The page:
PROPERTIES OF PURE SUBSTANCES:PURE SUBSTANCE

We start this chapter with the introduction of the concept of a pure substance and a discussion of the physics of phase-change processes. We then illustrate the various property diagrams and P-uT surfaces of pure substances. After demonstrating the use of the property tables, the hypothetical substance ideal gas and the ideal-gas equation of state are discussed. The compressibility factor, which accounts for the deviation of real gases from ideal-gas behavior, is introduced, and some of the best-known equations of state are presented. Finally, specific heats are defined, and relations are obtained for the internal energy and enthalpy of ideal gases in terms of specific heats and temperature. This is also done for solids and liquids, which are approximated as incompressible substances.
 
 PURE SUBSTANCE
A substance that has a fixed chemical composition throughout is called a pure substance. Water, nitrogen, helium, and carbon dioxide, for example, are all pure substances.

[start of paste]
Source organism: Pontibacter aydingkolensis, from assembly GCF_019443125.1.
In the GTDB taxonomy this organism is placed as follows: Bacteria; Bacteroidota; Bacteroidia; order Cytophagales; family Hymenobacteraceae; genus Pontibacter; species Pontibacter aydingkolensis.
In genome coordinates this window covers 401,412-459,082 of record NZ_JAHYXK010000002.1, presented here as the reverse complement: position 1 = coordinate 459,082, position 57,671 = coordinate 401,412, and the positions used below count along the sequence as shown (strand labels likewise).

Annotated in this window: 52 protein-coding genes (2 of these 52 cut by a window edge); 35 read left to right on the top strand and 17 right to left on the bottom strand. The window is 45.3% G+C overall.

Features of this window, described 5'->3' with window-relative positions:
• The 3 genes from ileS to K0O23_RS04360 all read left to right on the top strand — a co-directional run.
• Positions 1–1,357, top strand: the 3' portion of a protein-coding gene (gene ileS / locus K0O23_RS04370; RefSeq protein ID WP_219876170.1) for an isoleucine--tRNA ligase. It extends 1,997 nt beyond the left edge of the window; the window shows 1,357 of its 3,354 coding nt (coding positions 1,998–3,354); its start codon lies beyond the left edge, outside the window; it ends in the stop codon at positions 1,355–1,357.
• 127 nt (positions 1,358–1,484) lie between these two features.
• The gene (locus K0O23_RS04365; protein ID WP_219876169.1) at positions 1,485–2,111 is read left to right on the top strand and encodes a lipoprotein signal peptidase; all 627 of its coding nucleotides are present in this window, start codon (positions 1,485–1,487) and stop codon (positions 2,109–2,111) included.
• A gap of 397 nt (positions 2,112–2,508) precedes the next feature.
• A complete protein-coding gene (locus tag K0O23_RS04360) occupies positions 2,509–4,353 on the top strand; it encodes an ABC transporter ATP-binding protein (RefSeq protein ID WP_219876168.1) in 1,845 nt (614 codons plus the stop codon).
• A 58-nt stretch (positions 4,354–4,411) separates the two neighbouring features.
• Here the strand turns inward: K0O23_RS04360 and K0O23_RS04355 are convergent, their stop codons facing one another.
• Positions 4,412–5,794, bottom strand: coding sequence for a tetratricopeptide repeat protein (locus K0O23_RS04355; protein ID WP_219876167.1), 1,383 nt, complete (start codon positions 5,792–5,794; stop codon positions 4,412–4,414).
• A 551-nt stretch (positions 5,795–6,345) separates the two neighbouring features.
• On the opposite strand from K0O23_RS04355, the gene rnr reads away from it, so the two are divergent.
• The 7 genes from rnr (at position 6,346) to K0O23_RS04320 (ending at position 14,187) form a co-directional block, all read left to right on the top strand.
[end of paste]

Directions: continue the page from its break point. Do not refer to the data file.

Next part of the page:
A pure substance does not have to be of a single chemical element or com- pound, however. A mixture of various chemical elements or compounds also qualifies as a pure substance as long as the mixture is homogeneous. Air, for example, is a mixture of several gases, but it is often considered to be a pure substance because it has a uniform chemical composition (Fig. 3–1). How- ever, a mixture of oil and water is not a pure substance. Since oil is not soluble in water, it will collect on top of the water, forming two chemically dissimilar regions.

A mixture of two or more phases of a pure substance is still a pure substance as long as the chemical composition of all phases is the same (Fig. 3–2). A mixture of ice and liquid water, for example, is a pure substance because both phases have the same chemical composition. A mixture of liquid air and gaseous air, however, is not a pure substance since the composition of liquid air is different from the composition of gaseous air, and thus the mixture is no longer chemically homogeneous. This is due to different components in air condensing at different temperatures at a specified pressure.

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